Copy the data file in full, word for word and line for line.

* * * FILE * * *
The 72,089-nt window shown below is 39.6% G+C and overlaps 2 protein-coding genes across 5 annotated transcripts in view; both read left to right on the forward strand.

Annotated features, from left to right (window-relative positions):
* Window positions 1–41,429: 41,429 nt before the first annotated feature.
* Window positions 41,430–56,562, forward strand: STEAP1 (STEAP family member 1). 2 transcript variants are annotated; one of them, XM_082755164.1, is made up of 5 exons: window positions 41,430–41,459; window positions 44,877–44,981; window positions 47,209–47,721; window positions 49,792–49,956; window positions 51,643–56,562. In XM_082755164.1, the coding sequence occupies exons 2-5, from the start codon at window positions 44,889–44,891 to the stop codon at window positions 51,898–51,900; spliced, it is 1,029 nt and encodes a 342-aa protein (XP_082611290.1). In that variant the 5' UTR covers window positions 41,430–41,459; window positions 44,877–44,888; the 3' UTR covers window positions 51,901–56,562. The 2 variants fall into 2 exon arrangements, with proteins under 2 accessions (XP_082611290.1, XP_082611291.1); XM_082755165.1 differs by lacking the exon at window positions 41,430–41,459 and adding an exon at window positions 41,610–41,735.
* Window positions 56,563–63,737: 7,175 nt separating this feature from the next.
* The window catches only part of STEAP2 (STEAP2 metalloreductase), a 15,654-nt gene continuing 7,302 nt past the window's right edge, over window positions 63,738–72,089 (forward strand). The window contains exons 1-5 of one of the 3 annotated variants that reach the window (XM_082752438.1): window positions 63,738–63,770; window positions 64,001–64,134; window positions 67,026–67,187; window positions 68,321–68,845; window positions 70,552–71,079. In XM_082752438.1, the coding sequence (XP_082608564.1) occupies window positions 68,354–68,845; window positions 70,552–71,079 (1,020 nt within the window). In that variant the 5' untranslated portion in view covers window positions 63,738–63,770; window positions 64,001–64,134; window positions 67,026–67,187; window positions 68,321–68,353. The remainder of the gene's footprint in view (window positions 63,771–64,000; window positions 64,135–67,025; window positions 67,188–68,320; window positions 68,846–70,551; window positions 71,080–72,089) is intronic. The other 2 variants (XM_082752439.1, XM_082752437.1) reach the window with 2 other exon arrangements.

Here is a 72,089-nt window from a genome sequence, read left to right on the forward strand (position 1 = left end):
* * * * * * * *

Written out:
The 72,089-nt window shown below is 39.6% G+C and overlaps 2 protein-coding genes across 5 annotated transcripts in view; both read left to right on the forward strand.

Annotated features, from left to right (window-relative positions):
* Window positions 1–41,429: 41,429 nt before the first annotated feature.
* Window positions 41,430–56,562, forward strand: STEAP1 (STEAP family member 1). 2 transcript variants are annotated; one of them, XM_082755164.1, is made up of 5 exons: window positions 41,430–41,459; window positions 44,877–44,981; window positions 47,209–47,721; window positions 49,792–49,956; window positions 51,643–56,562. In XM_082755164.1, the coding sequence occupies exons 2-5, from the start codon at window positions 44,889–44,891 to the stop codon at window positions 51,898–51,900; spliced, it is 1,029 nt and encodes a 342-aa protein (XP_082611290.1). In that variant the 5' UTR covers window positions 41,430–41,459; window positions 44,877–44,888; the 3' UTR covers window positions 51,901–56,562. The 2 variants fall into 2 exon arrangements, with proteins under 2 accessions (XP_082611290.1, XP_082611291.1); XM_082755165.1 differs by lacking the exon at window positions 41,430–41,459 and adding an exon at window positions 41,610–41,735.
* Window positions 56,563–63,737: 7,175 nt separating this feature from the next.
* The window catches only part of STEAP2 (STEAP2 metalloreductase), a 15,654-nt gene continuing 7,302 nt past the window's right edge, over window positions 63,738–72,089 (forward strand). The window contains exons 1-5 of one of the 3 annotated variants that reach the window (XM_082752438.1): window positions 63,738–63,770; window positions 64,001–64,134; window positions 67,026–67,187; window positions 68,321–68,845; window positions 70,552–71,079. In XM_082752438.1, the coding sequence (XP_082608564.1) occupies window positions 68,354–68,845; window positions 70,552–71,079 (1,020 nt within the window). In that variant the 5' untranslated portion in view covers window positions 63,738–63,770; window positions 64,001–64,134; window positions 67,026–67,187; window positions 68,321–68,353. The remainder of the gene's footprint in view (window positions 63,771–64,000; window positions 64,135–67,025; window positions 67,188–68,320; window positions 68,846–70,551; window positions 71,080–72,089) is intronic. The other 2 variants (XM_082752439.1, XM_082752437.1) reach the window with 2 other exon arrangements.

Here is a 72,089-nt window from a genome sequence, read left to right on the forward strand (position 1 = left end):